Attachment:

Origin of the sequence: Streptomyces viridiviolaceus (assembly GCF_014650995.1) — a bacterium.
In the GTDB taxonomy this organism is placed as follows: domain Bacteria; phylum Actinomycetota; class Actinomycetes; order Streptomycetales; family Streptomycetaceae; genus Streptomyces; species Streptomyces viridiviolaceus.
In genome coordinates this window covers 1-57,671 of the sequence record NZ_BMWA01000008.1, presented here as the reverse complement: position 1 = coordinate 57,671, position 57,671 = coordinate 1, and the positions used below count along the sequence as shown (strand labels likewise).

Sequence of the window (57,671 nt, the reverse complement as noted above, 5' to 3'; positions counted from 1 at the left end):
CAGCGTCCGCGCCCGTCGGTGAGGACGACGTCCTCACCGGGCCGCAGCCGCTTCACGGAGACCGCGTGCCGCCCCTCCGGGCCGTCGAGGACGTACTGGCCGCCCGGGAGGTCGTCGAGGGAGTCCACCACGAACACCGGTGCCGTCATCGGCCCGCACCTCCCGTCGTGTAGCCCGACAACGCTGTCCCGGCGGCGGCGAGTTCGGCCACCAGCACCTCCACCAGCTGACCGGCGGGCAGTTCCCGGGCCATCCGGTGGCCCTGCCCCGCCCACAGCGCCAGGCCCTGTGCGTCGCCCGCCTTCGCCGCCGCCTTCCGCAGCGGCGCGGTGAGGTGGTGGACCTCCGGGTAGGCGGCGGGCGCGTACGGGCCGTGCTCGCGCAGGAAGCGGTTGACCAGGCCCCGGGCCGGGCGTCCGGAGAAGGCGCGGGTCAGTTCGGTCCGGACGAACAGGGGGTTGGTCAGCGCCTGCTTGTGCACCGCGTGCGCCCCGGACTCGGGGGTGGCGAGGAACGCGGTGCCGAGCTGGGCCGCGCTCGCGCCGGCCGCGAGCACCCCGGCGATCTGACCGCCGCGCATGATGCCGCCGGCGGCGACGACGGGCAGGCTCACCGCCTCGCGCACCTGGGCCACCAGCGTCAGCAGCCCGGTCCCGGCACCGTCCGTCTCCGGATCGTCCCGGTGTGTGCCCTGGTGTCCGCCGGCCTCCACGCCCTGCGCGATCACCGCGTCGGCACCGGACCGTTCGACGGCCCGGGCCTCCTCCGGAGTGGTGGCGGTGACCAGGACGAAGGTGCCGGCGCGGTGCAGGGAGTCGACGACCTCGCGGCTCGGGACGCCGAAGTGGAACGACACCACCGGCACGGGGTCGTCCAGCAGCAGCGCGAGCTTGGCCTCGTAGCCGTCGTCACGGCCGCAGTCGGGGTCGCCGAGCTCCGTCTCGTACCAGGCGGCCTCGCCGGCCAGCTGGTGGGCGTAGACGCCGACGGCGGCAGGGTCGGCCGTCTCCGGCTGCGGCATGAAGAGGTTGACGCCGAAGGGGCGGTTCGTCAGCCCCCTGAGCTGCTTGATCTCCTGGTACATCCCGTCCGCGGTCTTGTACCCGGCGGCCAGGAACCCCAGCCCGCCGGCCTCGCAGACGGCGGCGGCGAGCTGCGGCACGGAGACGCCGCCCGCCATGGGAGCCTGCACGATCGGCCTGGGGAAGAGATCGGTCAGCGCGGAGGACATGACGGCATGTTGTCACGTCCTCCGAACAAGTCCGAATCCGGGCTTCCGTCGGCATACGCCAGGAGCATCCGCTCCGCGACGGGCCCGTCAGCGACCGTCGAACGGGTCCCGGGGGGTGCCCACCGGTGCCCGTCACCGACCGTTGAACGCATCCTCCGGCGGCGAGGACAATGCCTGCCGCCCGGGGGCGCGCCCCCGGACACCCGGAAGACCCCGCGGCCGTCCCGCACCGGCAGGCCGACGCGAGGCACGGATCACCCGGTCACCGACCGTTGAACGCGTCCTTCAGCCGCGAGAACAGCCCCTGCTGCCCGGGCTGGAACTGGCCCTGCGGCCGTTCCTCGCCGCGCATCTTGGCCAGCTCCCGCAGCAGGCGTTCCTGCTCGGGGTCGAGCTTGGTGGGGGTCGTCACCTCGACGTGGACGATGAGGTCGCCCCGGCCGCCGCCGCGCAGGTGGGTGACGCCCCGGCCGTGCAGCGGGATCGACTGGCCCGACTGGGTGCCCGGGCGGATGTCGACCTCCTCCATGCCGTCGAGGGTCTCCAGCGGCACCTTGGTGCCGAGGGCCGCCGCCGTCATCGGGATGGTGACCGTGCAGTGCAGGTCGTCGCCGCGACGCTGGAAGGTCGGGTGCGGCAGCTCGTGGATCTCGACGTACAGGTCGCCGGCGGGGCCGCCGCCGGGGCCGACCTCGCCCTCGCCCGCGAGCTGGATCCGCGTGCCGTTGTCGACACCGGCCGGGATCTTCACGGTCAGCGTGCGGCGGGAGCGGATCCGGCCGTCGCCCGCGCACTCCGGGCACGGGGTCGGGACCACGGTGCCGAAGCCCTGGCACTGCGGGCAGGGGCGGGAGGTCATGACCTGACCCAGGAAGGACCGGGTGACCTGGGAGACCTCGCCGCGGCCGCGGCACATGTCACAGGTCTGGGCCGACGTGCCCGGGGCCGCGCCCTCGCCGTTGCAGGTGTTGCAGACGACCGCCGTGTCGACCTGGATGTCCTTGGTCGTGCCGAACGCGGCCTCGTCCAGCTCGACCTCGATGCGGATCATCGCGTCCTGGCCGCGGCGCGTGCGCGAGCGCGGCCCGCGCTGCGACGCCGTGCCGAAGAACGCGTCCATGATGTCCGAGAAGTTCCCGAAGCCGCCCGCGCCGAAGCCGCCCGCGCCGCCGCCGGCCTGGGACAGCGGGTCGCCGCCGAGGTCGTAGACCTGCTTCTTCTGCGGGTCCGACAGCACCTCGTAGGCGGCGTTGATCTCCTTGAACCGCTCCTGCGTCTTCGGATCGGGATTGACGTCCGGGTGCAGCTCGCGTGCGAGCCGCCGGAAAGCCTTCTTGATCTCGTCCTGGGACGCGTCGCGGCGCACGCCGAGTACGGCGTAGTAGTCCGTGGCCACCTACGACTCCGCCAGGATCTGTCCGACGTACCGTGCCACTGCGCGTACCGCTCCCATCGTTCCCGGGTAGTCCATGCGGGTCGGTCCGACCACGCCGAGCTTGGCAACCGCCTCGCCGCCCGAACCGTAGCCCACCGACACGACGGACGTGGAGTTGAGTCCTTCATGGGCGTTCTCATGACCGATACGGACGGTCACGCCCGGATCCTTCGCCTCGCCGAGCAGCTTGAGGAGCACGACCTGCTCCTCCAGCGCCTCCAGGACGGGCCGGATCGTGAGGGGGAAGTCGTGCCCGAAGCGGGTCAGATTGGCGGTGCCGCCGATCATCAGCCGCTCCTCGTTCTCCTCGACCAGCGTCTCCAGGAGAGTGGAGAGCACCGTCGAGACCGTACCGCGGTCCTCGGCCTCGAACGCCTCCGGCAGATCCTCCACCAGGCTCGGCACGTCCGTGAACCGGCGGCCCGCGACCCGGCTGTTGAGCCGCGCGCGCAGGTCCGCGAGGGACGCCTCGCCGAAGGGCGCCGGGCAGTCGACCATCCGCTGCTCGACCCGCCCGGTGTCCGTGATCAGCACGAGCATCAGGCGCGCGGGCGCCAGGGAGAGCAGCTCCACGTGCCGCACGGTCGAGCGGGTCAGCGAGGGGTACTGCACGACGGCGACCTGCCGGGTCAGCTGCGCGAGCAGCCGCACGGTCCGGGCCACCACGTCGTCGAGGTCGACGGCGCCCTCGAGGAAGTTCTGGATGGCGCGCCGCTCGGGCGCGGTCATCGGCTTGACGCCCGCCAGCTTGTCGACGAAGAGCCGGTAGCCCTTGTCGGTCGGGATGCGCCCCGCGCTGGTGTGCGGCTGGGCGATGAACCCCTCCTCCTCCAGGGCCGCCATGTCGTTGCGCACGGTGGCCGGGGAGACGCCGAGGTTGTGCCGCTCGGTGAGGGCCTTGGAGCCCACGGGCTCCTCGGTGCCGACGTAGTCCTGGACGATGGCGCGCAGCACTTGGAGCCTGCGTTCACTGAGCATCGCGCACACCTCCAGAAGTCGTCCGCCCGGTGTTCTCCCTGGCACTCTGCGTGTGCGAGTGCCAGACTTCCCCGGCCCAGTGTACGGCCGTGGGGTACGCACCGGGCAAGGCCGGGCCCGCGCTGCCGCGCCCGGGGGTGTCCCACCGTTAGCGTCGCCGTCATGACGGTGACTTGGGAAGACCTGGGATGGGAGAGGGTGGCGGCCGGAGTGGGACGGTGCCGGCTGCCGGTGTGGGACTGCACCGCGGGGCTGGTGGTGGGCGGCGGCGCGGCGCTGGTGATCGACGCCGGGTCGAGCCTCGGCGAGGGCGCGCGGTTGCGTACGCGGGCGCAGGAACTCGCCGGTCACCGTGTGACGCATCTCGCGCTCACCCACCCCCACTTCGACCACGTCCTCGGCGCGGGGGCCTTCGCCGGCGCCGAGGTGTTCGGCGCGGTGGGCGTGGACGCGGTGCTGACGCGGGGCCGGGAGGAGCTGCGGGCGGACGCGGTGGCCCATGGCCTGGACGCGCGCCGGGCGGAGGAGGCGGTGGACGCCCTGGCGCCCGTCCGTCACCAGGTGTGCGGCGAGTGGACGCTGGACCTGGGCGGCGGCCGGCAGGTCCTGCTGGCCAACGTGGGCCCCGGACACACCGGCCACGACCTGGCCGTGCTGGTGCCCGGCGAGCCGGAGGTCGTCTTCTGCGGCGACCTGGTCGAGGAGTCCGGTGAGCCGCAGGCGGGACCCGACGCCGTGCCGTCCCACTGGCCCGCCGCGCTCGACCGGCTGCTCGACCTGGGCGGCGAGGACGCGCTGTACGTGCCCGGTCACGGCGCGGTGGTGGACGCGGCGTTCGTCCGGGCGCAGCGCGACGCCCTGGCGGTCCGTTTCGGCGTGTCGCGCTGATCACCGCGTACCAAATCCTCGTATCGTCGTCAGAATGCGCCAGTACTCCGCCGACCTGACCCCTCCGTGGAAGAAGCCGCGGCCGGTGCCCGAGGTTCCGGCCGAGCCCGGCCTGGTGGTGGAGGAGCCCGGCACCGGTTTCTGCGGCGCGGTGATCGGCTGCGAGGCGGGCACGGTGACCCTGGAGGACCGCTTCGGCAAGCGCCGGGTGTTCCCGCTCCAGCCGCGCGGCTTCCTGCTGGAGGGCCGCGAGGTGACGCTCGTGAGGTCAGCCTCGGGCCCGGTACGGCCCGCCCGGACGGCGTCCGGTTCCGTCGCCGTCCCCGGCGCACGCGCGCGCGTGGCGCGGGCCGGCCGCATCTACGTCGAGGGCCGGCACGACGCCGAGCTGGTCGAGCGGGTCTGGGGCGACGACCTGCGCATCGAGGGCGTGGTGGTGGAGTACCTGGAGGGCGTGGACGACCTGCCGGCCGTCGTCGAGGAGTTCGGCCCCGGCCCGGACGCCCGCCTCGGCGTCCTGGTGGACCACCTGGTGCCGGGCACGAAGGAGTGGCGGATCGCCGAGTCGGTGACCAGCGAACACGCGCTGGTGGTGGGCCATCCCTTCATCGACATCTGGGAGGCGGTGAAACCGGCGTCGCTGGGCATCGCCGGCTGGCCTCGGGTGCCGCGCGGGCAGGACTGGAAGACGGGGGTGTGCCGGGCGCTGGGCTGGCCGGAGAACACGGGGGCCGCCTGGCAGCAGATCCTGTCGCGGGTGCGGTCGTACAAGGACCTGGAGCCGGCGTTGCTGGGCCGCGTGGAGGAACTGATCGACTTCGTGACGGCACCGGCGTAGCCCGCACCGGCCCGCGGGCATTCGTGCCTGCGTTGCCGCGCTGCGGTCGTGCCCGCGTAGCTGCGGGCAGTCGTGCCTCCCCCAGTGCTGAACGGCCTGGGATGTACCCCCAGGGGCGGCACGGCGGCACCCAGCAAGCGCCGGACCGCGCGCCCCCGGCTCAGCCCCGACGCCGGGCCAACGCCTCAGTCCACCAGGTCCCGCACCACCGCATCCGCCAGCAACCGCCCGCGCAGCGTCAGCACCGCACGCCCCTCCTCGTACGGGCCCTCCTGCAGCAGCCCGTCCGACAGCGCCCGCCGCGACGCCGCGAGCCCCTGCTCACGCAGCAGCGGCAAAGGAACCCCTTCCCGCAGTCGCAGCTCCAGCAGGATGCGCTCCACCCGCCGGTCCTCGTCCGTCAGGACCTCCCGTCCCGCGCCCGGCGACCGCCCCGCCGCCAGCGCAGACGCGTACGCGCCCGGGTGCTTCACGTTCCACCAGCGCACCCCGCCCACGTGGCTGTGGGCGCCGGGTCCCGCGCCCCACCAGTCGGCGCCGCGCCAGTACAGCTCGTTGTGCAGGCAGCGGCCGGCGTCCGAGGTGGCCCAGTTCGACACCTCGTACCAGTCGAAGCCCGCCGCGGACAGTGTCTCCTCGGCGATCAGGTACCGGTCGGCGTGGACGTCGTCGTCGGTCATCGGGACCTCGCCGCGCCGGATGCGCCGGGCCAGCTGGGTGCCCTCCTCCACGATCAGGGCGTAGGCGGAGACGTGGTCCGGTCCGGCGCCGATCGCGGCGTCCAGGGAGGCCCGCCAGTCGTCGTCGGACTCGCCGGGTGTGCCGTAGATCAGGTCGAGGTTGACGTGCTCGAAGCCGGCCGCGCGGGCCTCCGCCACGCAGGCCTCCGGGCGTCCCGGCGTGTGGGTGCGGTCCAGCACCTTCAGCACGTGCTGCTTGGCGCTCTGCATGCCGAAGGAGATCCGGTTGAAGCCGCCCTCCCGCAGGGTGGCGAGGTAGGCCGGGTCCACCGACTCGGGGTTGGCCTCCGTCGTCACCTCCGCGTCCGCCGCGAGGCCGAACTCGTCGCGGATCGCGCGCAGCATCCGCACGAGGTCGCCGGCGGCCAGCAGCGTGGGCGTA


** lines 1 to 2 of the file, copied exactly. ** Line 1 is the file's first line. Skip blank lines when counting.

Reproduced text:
Origin of the sequence: Streptomyces viridiviolaceus (assembly GCF_014650995.1) — a bacterium.
In the GTDB taxonomy this organism is placed as follows: domain Bacteria; phylum Actinomycetota; class Actinomycetes; order Streptomycetales; family Streptomycetaceae; genus Streptomyces; species Streptomyces viridiviolaceus.